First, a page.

Nutrients are very important for our body and we need them in proper amounts to grow and be healthy. They are of two types – Macronutrients and Micronutrients.

Macronutrients are the nutrients which give us quick energy and are very important to us. Three main macronutrients are- Proteins, Carbohydrates, and Fats. These three work together for our body and although carbohydrates have got a bad name lately, they are needed for the body in the same way as other nutrients.

As a dietician, I never recommend crash diets or any diet which has no carbohydrates in them. They are important to keep our energy levels in check.

Vitamins and minerals are two micronutrients that we get from the food we eat and need these in proper amounts to avoid any micronutrient deficiencies. Cells need them to make energy in our body.

Micronutrient deficiencies-

It is called ‘Hidden Hunger’ and it develops slowly but causes irreversible damage to the body. It is very common in India where due to poverty, many moms are not able to provide healthy and nutritious food to the kids. As a result, they develop problems like cognitive delays, weak immunity, stunted growth, and low immunity.

After 6 months of age, an infant is more prone to nutritional deficiencies as the needs for micronutrients are more. Mostly mothers focus on the physical growth of the child and do not understand that they need nutrients for the brain development as well.


Diet makes a huge difference and if it’s rich in only carbohydrates, fats, and proteins, it will support only physical growth. Micronutrients are essential for the overall development of the child. So, it’s not necessary that if a child looks physically healthy, he/she will not be suffering from deficiencies. It is important to pay attention to micronutrients such as calcium, vitamins, and minerals. There is a high morbidity rate in India in Infants due to problems like diarrhea and viral infections.

Pediatrics highlight that Iron deficiency in infants is linked to impaired cognition, needs attention in the early years of life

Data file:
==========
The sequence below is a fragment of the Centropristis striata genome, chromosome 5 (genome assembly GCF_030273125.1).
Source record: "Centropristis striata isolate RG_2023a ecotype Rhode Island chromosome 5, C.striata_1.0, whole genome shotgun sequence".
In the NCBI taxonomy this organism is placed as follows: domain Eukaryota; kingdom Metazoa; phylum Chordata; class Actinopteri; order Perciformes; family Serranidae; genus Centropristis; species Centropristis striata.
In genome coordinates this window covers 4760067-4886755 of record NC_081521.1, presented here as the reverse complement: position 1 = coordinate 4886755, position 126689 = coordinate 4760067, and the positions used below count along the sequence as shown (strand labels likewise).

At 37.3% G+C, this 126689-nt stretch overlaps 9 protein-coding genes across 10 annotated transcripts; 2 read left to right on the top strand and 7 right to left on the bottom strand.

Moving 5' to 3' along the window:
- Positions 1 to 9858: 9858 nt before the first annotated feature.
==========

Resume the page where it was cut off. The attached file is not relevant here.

Nutritional iron deficiency happens when physiological requirements cannot be met by iron absorption from the normal diet. Infants are at high risk due to their rapid growth and limited dietary sources. In India, iron deficiency is highest (49.5%) among children in the age group of 6-23 months. Studies have shown that Indian children aged 1-3 years consume only one-third of the Recommended Dietary Allowance (RDA) for iron. Iron plays a very important role in a baby’s brain development and cognition, and iron and zinc help in the development of baby’s immunity.

90% of the brain develops in the first 1000 days. Mild iron deficiency in the first 1000 days can also lead to impaired cognitive function in a child’s later life.

Why is it important to act early on your child’s nutrition needs?

Diet plays a major role and childhood is the foundation. Malnutrition is the major cause of infant’s death across the world. First 1000 days of life are very important for overall development of the child. As they grow older, these things are not easy to correct.

So, nutritional requirements need to be seen on the priority basis as micronutrient deficiencies are leading to a lot of helath problems.

Healthy and nutritious food are the priority and the role of micronutrients should not be forgotten.